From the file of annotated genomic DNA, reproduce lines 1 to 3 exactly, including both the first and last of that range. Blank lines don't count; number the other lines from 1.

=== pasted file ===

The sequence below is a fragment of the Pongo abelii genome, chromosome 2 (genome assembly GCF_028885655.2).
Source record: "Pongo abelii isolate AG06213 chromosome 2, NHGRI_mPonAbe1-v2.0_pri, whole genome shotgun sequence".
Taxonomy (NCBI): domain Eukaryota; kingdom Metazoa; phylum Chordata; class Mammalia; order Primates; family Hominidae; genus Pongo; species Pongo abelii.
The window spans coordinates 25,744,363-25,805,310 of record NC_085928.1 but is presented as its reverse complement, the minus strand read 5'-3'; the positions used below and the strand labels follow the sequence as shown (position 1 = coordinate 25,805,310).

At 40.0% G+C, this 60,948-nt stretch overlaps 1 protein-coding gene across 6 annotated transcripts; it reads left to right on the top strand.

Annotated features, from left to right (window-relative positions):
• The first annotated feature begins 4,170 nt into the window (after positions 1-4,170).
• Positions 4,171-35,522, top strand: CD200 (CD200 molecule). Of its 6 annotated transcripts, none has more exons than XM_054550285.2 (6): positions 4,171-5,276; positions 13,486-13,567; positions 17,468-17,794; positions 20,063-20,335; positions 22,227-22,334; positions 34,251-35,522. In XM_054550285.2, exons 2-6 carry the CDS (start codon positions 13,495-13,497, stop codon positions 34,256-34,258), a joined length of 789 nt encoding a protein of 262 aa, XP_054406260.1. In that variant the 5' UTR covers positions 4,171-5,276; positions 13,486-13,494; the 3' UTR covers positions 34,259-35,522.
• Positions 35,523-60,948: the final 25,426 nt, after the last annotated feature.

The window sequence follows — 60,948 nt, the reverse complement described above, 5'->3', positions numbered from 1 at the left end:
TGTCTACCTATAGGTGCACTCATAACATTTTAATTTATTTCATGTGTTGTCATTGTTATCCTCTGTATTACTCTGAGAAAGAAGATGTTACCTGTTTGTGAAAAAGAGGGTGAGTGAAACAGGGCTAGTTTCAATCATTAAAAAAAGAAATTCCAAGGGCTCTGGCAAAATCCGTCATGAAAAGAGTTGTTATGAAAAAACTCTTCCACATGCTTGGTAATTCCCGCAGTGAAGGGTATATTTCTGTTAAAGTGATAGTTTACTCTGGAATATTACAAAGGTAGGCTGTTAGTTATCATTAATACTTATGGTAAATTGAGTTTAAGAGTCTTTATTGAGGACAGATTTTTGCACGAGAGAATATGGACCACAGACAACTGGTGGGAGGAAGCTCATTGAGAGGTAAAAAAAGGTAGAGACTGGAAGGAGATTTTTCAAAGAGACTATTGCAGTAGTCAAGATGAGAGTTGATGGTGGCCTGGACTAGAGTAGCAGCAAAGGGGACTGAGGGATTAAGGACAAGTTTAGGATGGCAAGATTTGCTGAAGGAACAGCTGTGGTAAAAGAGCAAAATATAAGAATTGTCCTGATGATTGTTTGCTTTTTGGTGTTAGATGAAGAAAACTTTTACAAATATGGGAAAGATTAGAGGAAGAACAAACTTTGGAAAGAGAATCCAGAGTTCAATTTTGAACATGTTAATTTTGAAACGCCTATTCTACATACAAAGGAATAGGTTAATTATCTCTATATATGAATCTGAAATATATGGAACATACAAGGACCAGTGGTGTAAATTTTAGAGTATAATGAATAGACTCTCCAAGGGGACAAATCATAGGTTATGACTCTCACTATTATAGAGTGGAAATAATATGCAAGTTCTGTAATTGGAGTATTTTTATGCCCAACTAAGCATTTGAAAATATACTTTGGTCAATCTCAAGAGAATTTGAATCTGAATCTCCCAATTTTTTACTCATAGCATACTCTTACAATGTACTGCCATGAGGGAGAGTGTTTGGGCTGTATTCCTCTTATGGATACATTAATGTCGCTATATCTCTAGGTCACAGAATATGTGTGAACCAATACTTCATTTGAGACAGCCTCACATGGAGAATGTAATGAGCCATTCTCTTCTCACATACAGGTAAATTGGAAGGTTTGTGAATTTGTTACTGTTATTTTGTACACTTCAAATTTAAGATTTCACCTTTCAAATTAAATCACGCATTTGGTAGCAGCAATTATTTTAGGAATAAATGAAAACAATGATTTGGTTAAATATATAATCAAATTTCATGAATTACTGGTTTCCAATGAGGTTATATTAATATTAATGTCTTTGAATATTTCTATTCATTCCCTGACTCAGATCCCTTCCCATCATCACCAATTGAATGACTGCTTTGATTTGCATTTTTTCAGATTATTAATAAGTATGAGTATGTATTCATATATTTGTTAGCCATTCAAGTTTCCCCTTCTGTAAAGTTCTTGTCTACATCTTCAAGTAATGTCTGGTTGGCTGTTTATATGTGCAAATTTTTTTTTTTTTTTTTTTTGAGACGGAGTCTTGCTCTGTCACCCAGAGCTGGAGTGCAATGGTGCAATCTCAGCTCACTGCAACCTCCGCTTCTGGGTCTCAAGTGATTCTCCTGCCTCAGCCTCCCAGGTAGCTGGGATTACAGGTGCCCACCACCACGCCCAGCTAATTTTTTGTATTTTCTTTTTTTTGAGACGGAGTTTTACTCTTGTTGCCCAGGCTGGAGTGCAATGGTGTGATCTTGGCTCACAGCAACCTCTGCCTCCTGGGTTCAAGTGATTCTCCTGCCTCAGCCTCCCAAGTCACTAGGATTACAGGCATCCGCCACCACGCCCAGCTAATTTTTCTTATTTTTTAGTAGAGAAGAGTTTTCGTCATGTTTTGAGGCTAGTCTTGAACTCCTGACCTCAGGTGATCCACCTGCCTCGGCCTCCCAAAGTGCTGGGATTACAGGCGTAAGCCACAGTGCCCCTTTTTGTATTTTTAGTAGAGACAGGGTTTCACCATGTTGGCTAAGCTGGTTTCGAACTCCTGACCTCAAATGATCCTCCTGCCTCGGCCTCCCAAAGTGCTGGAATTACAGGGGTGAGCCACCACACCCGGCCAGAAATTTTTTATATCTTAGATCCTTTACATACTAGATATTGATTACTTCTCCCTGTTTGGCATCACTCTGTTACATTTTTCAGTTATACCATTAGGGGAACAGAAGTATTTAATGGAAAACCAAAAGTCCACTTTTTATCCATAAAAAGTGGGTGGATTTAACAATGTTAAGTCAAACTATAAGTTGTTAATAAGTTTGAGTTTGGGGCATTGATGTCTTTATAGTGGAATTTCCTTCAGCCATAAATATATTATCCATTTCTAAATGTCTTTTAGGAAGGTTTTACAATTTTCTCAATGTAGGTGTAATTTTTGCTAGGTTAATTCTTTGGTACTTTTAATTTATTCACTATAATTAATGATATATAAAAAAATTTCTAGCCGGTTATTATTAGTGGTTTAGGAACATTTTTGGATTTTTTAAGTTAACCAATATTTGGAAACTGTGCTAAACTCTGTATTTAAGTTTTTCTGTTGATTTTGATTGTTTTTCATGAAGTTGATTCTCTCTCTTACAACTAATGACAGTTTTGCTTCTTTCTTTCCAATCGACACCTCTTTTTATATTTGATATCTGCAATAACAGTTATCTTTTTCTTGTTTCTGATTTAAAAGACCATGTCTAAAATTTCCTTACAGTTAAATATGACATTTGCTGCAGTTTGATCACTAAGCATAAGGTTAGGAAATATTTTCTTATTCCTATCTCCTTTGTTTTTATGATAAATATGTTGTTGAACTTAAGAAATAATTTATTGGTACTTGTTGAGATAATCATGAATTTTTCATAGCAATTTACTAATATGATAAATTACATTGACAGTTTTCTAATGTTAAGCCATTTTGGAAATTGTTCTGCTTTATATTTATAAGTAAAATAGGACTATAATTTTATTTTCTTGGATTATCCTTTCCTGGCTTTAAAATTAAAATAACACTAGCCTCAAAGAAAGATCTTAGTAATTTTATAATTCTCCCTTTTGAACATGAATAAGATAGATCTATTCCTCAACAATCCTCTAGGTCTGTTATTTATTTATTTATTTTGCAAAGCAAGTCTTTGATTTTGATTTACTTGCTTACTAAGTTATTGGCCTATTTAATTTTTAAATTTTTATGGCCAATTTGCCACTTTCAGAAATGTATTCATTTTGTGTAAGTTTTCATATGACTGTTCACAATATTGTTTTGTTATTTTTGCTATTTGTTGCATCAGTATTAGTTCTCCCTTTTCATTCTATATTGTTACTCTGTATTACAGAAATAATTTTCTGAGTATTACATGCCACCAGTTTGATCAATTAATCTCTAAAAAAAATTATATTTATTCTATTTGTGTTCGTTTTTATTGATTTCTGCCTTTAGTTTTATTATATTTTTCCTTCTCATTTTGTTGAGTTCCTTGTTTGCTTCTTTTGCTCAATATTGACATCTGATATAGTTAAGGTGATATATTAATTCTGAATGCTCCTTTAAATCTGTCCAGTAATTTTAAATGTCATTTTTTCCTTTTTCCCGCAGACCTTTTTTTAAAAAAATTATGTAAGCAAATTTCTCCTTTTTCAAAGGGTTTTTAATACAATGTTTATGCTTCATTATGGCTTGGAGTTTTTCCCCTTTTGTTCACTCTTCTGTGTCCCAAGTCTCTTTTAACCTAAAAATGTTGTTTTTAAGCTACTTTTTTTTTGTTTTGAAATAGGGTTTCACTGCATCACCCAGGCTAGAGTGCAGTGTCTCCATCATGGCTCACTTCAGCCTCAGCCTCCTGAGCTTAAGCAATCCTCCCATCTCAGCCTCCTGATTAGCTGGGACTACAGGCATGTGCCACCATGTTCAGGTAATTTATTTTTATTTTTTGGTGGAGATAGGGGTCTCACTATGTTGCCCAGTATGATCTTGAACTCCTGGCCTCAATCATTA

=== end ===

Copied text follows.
The sequence below is a fragment of the Pongo abelii genome, chromosome 2 (genome assembly GCF_028885655.2).
Source record: "Pongo abelii isolate AG06213 chromosome 2, NHGRI_mPonAbe1-v2.0_pri, whole genome shotgun sequence".
Taxonomy (NCBI): domain Eukaryota; kingdom Metazoa; phylum Chordata; class Mammalia; order Primates; family Hominidae; genus Pongo; species Pongo abelii.